I was reading several articles this morning about the unemployment rate posting a sizable drop from 9% to 8.6%, and the broader unemployment rate falling as well from 16.2% to 15.6%.
On the face of things this seems like good news, but as with anything coming out of Washington D.C. it needs to be taken with a grain of salt. There are reasons why the unemployment news isn’t quite as good as you might think.
The Unemployment Rate: How Is It Calculated
There are three kinds of lies: lies, damned lies, and statistics. – Mark Twain
One thing that a lot of people don’t realize is just how the unemployment figures are calculated, and what goes into them. While you might think it would be simple – just count the number of people with and without jobs, and you have an unemployment rate, right? Not quite. From WSJ.com
The unemployment rate is calculated based on people who are without jobs, who are available to work and who have actively sought work in the prior four weeks. The “actively looking for work” definition is fairly broad, including people who contacted an employer, employment agency, job center or friends; sent out resumes or filled out applications; or answered or placed ads, among other things. The rate is calculated by dividing that number by the total number of people in the labor force.
So while those people who are actively looking for work are counted in the numbers for those who are “unemployed”, those numbers don’t include a broader segment of people in the US who are either underemployed in part time positions for economic reasons, or who are not working or currently looking for work despite wanting a job. When you take that into account we get the broader unemployment rate, known as the “U-6”, which will be considerably higher. But it doesn’t end there. There are others who are not included:
The truth is that even the broader measure of unemployment doesn’t fully capture how difficult the job market is for U.S. workers. It doesn’t include self-employed workers whose incomes have shriveled. It doesn’t look at former full-time employees who have accepted short-term contracts, without benefits, and at a fraction of their former salaries. And it doesn’t count the many would-be workers who are going back to school, taking on more debt, in hopes that advanced degrees will improve their chances of landing jobs.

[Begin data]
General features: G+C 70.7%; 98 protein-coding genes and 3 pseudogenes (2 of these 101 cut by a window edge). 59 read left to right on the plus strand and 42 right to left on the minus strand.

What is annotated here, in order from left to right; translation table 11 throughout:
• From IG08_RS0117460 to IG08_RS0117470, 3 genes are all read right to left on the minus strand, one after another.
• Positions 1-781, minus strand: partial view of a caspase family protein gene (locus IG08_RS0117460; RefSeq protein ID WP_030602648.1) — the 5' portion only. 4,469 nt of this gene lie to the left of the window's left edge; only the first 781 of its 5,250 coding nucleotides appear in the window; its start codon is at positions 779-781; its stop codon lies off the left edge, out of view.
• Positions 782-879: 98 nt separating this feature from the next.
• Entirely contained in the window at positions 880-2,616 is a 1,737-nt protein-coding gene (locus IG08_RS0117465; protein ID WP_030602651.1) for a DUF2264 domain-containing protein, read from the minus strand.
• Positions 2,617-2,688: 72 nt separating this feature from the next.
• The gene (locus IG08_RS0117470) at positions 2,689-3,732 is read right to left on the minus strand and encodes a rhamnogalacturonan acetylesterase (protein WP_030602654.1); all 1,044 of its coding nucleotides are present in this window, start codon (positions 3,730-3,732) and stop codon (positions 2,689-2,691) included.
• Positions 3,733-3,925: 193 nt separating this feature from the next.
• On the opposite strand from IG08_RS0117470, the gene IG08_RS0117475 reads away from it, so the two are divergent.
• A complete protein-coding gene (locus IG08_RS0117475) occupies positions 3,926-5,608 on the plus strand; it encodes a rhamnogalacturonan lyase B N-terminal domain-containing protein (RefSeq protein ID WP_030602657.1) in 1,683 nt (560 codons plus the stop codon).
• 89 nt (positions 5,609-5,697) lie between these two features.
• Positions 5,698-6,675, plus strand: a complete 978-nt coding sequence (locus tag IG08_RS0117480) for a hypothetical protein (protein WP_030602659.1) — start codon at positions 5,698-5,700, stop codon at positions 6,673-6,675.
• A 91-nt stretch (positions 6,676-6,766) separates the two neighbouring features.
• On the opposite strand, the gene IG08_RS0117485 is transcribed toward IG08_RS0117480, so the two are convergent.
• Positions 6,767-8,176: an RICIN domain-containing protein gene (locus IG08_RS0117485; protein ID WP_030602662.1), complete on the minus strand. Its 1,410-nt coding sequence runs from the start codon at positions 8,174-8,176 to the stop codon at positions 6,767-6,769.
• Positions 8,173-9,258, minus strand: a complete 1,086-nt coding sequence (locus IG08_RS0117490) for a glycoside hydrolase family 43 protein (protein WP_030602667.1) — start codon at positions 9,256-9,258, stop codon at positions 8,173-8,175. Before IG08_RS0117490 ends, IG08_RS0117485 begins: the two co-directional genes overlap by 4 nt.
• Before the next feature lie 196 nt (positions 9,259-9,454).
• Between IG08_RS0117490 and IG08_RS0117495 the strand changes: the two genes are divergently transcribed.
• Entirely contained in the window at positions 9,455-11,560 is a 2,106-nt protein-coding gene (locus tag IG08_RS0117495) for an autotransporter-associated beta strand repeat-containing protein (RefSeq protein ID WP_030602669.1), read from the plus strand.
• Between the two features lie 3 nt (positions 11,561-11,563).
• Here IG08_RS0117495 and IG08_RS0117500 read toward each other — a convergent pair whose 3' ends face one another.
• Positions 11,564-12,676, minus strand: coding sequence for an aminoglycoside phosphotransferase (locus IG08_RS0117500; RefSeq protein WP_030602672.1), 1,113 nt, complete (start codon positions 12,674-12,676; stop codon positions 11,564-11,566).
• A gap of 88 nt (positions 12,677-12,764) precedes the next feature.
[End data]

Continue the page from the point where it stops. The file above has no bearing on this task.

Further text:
So all of those self employed workers with shriveling incomes, full time employees now on short term contracts and those going back to school and incurring new debt aren’t taken into account. So in reality the situation is much more grim than some realize.
Why Unemployment Numbers Aren’t As Good As Some Say
The unemployment rate dropped last month from 9% to 8.6%, but that doesn’t tell the whole story. The real question is, why did the rate drop? Was it due to more people finding jobs? In part, and that’s good news. But it was also due to a large number of people just dropping out of the active job search.
But as the White House Council of Economic Advisers is always quick to remind us, it’s important not to read too much into one month’s data.
And while the jobless rate fell, about half of that came from discouraged workers giving up their job searches. Of the 120,000 payroll jobs added, while certainly helpful, they were still far less than the 250,000 jobs that would be needed every month to make a serious dent over several years in the jobless population of 15 million.
The WSJ lays it out:
So the decline in the unemployment rate to 8.6% was about half due to people finding jobs and half people dropping out.
So what we get on the news is politicians slapping each other on the back because of the declining unemployment rate, when in reality about half the gain is attributable to people just dropping out of the labor force altogether. That isn’t exactly a ringing endorsement to me.
People Are Unemployed For Longer These Days
The unemployment numbers aren’t as rosy as might be suggested, but the other thing that isn’t that great is the fact that people who are unemployed these days are unemployed for longer than was common in the past.
In the second quarter of 2010, about 46 percent of the 14.6 million unemployed persons were jobless for 27 weeks or longer and about 31 percent were unemployed for 52 weeks or longer. [Bureau of Labor Statistics]
It has also been suggested that the availability of extended unemployment insurance benefits has contributed to the increase in unemployment duration. [Bureau of Labor Statistics]
So of the unemployed, 31 percent have been unemployed for 52 weeks or longer. So new jobs are few, and the applicants for those jobs are many.
Hopefully things will start improving in the near future, and we can report drops in the unemployment rate – wholly due to increases in employment – and not due to drops in people actively searching for jobs.
What are your thoughts on the unemployment figures? Do you think they purposely paint a rosier picture than they should?